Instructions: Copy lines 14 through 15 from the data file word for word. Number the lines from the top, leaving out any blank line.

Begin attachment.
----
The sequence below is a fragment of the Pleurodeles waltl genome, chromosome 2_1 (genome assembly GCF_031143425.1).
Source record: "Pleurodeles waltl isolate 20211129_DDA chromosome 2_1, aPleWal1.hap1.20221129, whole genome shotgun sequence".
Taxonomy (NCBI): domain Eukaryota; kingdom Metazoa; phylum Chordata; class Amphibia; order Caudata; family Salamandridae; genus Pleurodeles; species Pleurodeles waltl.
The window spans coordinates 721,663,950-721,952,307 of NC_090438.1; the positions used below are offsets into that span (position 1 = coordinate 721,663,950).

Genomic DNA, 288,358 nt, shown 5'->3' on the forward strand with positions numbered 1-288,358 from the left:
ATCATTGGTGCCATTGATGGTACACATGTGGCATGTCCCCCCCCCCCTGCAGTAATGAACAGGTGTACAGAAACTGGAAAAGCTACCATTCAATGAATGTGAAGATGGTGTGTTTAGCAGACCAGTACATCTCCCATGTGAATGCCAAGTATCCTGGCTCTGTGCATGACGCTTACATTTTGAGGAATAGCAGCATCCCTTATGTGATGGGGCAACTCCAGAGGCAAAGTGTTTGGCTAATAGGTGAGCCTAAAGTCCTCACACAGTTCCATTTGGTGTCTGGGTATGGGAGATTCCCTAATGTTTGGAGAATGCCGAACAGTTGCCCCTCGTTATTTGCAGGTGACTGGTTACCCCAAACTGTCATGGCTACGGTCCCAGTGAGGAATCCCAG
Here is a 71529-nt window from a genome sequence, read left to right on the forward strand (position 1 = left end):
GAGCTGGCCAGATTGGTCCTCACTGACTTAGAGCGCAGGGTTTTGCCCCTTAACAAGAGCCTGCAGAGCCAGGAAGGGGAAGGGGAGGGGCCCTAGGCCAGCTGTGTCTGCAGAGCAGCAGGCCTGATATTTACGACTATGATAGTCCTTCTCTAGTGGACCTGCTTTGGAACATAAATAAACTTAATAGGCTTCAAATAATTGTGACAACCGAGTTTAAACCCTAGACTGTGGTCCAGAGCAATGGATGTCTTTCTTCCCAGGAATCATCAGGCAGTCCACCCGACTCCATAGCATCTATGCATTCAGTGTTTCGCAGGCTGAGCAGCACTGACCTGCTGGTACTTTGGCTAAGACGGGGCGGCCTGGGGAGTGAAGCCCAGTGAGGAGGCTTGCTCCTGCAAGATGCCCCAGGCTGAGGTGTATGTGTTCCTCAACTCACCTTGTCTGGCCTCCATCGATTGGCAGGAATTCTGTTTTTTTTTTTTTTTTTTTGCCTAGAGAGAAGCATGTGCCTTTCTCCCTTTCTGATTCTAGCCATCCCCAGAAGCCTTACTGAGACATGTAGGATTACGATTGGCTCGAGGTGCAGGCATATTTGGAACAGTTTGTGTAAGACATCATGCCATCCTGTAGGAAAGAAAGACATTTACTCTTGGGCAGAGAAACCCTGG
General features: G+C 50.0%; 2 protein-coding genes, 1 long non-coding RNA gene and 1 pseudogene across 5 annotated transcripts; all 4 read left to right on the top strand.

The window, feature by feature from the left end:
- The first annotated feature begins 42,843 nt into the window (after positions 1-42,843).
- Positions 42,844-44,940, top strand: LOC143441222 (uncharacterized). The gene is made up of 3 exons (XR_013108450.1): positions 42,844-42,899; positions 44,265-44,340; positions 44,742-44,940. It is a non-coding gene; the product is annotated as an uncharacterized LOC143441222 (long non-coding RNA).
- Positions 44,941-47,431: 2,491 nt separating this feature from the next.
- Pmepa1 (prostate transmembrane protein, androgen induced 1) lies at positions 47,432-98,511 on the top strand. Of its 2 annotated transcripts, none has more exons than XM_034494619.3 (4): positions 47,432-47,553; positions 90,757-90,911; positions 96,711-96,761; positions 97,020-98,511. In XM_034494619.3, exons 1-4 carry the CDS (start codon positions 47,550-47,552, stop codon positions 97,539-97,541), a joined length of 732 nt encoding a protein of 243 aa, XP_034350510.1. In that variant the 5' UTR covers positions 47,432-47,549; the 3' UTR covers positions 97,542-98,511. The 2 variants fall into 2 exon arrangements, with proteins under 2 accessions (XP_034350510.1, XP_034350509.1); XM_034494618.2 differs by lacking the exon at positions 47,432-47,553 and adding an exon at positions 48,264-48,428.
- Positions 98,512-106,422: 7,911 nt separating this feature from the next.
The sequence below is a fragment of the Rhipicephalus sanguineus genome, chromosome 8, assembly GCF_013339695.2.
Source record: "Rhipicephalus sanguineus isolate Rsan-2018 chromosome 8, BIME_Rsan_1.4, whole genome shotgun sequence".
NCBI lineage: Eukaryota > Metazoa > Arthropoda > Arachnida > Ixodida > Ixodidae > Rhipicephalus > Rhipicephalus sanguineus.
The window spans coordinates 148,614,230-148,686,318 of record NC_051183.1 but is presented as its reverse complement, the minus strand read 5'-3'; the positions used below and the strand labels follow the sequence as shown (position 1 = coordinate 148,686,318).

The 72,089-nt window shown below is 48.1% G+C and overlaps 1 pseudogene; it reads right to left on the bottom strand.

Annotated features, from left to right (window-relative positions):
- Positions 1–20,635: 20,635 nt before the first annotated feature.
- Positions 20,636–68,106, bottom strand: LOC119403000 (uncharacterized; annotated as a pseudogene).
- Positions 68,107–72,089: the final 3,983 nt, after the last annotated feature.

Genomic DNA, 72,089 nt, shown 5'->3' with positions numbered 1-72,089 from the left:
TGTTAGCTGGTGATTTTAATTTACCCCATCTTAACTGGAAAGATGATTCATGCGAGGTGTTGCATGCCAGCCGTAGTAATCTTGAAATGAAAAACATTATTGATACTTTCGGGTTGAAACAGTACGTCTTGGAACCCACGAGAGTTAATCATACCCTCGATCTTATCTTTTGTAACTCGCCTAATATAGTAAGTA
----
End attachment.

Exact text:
- Pmepa1 (prostate transmembrane protein, androgen induced 1) lies at positions 47,432-98,511 on the top strand. Of its 2 annotated transcripts, none has more exons than XM_034494619.3 (4): positions 47,432-47,553; positions 90,757-90,911; positions 96,711-96,761; positions 97,020-98,511. In XM_034494619.3, exons 1-4 carry the CDS (start codon positions 47,550-47,552, stop codon positions 97,539-97,541), a joined length of 732 nt encoding a protein of 243 aa, XP_034350510.1. In that variant the 5' UTR covers positions 47,432-47,549; the 3' UTR covers positions 97,542-98,511. The 2 variants fall into 2 exon arrangements, with proteins under 2 accessions (XP_034350510.1, XP_034350509.1); XM_034494618.2 differs by lacking the exon at positions 47,432-47,553 and adding an exon at positions 48,264-48,428.
- Positions 98,512-106,422: 7,911 nt separating this feature from the next.